Manny Pacquiao, the Filipino legend who has not boxed in the United States since 2016 because of an eight-figure debt to the IRS, plans to return to the U.S. to defend his secondary welterweight world title against Adrien Broner in January.
Pacquiao made the announcement Thursday during an appearance at a news conference in Manila for the non-profit International Sports Promotion Society, which named him an ambassador.
Pacquiao said he would be fighting Broner next, either on Jan. 12 or Jan. 19. The fight, which Pacquiao termed "90 percent" done, would likely take place in Las Vegas. However, a source with knowledge of the deal told ESPN the fight would be Jan. 19, not Jan. 12, though a fight likely wouldn't be formalized until he settled his tax issues with the U.S. government.
Although it was not publicized or formally announced, Pacquiao signed about two weeks ago with adviser Al Haymon, the Premier Boxing Champions founder who controls several name welterweights, including Broner as well as world titleholders Errol Spence Jr., Shawn Porter and Keith Thurman.
Haymon also works with Floyd Mayweather and should Pacquiao defeat Broner, it would set him up for a potential spring rematch with Mayweather.
Pacquiao and Haymon were on opposite sides when Pacquiao lost a decision to Mayweather in their 2015 welterweight title unification megafight that shattered every combat sports revenue record, including for pay-per-views sold (4.6 million), overall revenue (about $600 million) and live gate ($72 million).
In mid-September, Mayweather and Pacquiao met in Tokyo, after which Mayweather announced on social media that he was coming out of retirement again and would fight Pacquiao in December. The December date is not happening, but they are on track to meet in the spring.
At the event in Manila, Pacquiao mentioned that Mayweather would fight somebody on Dec. 31 and that he would fight in January in an effort to set up the rematch. However, a source close to Mayweather said he was not going to fight in December.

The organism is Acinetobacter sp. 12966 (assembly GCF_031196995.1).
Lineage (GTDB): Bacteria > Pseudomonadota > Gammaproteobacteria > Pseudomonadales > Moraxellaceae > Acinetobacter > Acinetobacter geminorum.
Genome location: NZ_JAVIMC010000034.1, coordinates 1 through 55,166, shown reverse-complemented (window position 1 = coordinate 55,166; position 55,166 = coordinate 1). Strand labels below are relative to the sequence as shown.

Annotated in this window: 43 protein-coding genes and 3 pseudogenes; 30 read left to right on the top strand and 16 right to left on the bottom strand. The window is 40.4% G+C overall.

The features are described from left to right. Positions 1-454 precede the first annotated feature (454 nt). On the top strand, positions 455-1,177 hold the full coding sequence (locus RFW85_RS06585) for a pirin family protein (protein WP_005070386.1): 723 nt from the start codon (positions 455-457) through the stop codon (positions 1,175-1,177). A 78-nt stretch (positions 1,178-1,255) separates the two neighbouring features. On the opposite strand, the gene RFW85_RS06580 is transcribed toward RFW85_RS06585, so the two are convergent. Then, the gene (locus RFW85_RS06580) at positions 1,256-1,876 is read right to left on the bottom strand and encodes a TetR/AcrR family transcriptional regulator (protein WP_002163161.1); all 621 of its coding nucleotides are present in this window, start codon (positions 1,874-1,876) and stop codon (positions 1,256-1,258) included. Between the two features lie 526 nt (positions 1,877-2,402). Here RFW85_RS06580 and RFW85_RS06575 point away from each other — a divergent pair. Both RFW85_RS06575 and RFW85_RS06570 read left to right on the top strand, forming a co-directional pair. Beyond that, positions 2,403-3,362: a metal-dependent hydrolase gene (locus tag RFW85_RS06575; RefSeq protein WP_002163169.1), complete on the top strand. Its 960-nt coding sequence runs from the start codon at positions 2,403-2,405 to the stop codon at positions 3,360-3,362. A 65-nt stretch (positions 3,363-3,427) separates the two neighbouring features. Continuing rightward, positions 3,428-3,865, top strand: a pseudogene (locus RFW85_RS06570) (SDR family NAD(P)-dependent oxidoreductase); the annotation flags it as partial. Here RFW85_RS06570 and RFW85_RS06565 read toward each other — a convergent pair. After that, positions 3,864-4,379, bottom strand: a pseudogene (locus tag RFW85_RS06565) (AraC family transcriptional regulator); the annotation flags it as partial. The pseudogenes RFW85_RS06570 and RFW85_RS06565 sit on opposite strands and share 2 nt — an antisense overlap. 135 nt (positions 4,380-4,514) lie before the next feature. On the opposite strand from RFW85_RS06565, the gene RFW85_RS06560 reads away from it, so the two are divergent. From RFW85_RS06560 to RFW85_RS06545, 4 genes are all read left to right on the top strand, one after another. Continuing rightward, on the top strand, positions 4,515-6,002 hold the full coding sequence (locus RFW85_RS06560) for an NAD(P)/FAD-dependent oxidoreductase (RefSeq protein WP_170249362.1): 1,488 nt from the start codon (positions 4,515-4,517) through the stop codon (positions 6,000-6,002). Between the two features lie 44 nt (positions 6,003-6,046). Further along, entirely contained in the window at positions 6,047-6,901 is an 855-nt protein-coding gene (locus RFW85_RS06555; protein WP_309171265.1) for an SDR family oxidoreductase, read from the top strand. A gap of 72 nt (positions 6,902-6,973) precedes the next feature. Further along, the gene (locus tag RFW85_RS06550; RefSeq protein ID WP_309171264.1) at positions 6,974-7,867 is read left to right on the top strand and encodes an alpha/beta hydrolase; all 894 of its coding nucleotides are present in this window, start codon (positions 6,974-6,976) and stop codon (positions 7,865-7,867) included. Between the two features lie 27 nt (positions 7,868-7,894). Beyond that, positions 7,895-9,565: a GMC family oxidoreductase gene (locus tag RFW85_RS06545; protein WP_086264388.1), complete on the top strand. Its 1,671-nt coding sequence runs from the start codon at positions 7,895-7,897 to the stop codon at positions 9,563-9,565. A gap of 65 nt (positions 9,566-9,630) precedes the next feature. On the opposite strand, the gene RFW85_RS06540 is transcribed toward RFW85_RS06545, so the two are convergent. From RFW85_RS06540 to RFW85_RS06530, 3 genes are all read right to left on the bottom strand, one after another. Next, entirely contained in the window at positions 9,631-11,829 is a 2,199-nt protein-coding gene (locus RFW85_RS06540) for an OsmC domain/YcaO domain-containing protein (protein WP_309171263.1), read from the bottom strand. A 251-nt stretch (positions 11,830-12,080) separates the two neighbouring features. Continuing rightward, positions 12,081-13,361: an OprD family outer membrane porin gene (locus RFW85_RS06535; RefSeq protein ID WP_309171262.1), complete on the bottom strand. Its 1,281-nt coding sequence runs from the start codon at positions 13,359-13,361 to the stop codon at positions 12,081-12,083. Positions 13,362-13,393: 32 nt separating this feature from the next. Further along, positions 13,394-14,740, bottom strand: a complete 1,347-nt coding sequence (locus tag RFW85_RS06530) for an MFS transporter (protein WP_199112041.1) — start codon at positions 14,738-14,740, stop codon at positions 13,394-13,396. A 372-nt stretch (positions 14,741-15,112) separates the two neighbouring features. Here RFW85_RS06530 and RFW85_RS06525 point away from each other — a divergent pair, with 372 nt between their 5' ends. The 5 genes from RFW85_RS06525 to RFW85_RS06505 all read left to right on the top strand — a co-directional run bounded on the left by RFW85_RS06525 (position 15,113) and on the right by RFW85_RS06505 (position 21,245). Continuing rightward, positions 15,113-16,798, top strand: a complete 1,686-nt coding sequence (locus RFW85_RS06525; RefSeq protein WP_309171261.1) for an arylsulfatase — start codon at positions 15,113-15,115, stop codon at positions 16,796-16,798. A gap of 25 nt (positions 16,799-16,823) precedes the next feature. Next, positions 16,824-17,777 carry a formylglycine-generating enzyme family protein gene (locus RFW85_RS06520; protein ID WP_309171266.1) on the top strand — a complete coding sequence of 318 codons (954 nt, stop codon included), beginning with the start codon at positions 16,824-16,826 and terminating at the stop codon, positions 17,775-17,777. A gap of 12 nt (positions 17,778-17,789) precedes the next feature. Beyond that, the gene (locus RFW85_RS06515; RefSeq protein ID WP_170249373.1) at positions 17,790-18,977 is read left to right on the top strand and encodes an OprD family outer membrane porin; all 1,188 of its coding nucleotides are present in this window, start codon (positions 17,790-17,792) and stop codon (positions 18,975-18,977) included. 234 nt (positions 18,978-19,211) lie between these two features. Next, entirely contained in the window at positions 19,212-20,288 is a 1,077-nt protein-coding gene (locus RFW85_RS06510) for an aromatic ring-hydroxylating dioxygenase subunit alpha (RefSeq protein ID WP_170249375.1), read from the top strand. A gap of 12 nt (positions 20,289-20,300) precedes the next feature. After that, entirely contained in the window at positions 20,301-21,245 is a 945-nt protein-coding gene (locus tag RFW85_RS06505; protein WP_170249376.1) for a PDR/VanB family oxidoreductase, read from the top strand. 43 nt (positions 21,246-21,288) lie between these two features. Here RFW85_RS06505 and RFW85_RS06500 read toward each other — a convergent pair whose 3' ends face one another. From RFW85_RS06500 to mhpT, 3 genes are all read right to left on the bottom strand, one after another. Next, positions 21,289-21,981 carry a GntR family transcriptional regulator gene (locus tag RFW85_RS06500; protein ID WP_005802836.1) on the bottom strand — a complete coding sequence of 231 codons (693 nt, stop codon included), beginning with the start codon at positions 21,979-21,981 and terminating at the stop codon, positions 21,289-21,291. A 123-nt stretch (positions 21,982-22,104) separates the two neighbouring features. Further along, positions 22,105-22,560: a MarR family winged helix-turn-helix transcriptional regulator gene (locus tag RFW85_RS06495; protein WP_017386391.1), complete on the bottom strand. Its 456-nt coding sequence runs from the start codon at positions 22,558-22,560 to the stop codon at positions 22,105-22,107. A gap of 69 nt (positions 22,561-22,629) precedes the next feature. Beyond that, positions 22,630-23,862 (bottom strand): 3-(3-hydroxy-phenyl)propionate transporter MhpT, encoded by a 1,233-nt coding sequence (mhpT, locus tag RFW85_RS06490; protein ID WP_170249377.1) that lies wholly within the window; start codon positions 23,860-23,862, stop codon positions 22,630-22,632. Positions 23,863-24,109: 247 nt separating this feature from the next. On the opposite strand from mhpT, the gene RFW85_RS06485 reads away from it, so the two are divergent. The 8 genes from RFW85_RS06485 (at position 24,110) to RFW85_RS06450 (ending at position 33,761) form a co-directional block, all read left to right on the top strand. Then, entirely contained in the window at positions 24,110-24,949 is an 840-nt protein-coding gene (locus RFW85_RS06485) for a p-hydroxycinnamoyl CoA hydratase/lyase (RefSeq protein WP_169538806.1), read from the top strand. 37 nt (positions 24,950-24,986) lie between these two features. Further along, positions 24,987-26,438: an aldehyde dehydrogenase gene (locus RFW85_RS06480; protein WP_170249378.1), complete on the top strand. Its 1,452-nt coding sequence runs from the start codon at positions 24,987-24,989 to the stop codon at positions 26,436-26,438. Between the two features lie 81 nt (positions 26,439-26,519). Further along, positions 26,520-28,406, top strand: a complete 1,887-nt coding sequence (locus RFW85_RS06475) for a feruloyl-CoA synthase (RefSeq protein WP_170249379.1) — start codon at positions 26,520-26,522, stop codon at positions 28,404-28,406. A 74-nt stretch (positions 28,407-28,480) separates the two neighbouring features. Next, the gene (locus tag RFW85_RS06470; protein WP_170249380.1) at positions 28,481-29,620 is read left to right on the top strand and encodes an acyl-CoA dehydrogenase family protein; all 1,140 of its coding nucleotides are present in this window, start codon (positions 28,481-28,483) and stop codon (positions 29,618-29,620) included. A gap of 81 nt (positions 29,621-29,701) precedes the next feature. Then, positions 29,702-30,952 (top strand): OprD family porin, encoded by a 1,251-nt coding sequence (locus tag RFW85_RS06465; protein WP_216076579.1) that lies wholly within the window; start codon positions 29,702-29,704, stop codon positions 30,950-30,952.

Pacquiao, the only fighter in boxing history to win world titles in eight weight classes, has not fought in the United States since a decision victory to win a welterweight world title from Jessie Vargas in Las Vegas in November 2016.
His past two fights have been overseas. In July 2017, in the fight that kicked off the Top Rank/ESPN partnership, Pacquiao lost the title by controversial decision to Jeff Horn in Horn's hometown of Brisbane, Australia, in his final fight with Top Rank as his promoter.
After a year off, Pacquiao returned this past July and knocked out Lucas Matthysse in the seventh round -- Pacquiao's first KO since his 2009 victory over Miguel Cotto to win his first welterweight title -- to win a secondary welterweight belt that he will defend against Broner.
During his media appearance in Manila, Pacquiao (60-7-2, 39 KOs), who turns 40 in Dec. 17, said he is hoping for another convincing knockout when he faces Broner. "If I can finish it earlier than seven rounds, why not," Pacquiao said.
The fight with Matthysse was promoted by Pacquiao's MP Promotions, but Top Rank had the right to handle distribution of the American broadcast.
Top Rank agreed to pay Pacquiao $1.7 million for the fight's U.S. rights as well as the right of a first negotiation and last look on the U.S. rights for his next fight.
After the Matthysse fight, Pacquiao claimed that Top Rank owed him the $1.7 million but he had declined to sign the agreement granting Top Rank the broadcast rights for his next bout. They ultimately settled, with Top Rank paying Pacquiao $300,000 on the Matthysse fight and Pacquiao no longer having any obligation to the company for his U.S. broadcast rights.
That allowed him to go with Haymon, who has a deal for PBC fights with Showtime and one with Fox, which will kick off on Dec. 22.
Broner (33-3-1, 24 KOs), 29, of Cincinnati, who has won world titles in four weight classes, is 0-1-1 in his past two fights, having lost a clear decision to Mikey Garcia in July 2017 followed by a draw with Vargas in April.